I wrote this a few weeks ago and held it back until now. I decided to publish this somewhat in response to Roberto’s post. While Roberto is trying to find a band-aid to the problem, I think we need to re-think the root cause of the problem.

I’ve been blogging about OSS for nearly 2 years now. My in the trenches experience with OSS goes back to early 2004. The constant drumbeat of “proprietary software is dead, open source is the only path forward” has been deafening at times. I’ll admit that I too used to espouse similar words. But, I am fortunate enough to work with colleagues who’ve been in the software industry since day one. They’ve challenged my thinking on open source and made me ask the difficult questions that OSS proponents don’t seem willing to ask. That’s why I’ve been writing that OSS will not kill the software industry as we know it. Rather, OSS will be a component of every software vendor’s strategy.

Like you, I read OSS proponents claim that the lowered marketing, distribution and sales costs associated with OSS would ultimately convince all proprietary vendors to open source their products or perish. These proponents could only hope to be as correct as one can be in predicting a winner based on the score after two innings.

Yes, OSS lowers marketing, distribution and sales costs. And yes, OSS is a great way to drive revenue from $0 to $X. The value of $X differs based on the software segment in question (i.e. operating systems vs. business integration vs. databases vs. content management). I’d put the value of $X at $100M for most software segments. Once an OSS vendor approaches $X, their business dynamics, and more importantly, customer dynamics, change dramatically. These changes were not wholly understood by OSS proponents making the “repent or perish” claims, simply because virtually no OSS vendor had run into their $X figure at the time.

As the vendor reaches $X, they have saturated Category “C” users (i.e. those with cash and willing to spend cash to save time). Now, the OSS vendor must try to win with Category “B” users (i.e. those with cash, but who have been trained by the OSS community to expect value for free). This is no small task. It is however a task that requires significant marketing and sales expenditures. The only way that you can convince these users to pay is through the same route that proprietary vendors have been using for decades; sell proprietary products. Sounds vulgar, I know. I’m sure many OSS vendors will try novel tactics instead. It won’t work. Selling proprietary products, while sure to draw fire from “the community”, is truly the best way forward.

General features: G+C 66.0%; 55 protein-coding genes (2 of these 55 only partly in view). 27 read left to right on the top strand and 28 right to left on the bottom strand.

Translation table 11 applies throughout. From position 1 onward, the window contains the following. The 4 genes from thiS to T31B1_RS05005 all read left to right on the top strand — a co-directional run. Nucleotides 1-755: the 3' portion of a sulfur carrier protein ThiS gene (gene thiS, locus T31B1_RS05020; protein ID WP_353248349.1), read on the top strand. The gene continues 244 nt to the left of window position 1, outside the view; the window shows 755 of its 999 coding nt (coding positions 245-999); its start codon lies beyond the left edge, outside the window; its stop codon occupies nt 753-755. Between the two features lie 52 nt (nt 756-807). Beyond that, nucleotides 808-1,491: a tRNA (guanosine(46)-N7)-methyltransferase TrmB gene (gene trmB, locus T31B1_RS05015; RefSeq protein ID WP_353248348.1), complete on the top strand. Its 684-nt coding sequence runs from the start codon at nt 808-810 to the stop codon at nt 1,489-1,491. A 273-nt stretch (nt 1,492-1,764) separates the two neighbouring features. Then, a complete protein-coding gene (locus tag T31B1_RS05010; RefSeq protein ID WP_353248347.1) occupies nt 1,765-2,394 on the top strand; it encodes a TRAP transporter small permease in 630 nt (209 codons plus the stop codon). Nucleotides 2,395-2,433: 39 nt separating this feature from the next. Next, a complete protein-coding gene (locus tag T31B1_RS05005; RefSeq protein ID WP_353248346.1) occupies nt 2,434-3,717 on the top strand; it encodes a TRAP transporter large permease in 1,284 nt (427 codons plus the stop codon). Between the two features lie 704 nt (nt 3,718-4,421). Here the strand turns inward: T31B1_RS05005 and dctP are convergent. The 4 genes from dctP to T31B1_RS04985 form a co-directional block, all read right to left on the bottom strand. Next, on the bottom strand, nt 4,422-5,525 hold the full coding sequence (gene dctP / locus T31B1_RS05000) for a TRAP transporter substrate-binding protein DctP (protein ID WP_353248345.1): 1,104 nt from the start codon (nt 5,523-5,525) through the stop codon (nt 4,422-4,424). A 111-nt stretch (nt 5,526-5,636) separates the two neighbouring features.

I’ve had conversations with several leaders at large(r) open source firms who have all expressed that, contrary to published reports, selling open source products is, simply put, difficult and gets more difficult as the vendor grows. It’s not surprising that their employers are all approaching their individual $X. This is why I believe that a fresh look at the OSS business model is required. Nobody seems willing to acknowledge this. Strategies that work from $0 to $X aren’t necessarily the right strategies to grow beyond $X.

Next up: The OSS business model is broken – here’s one potential solution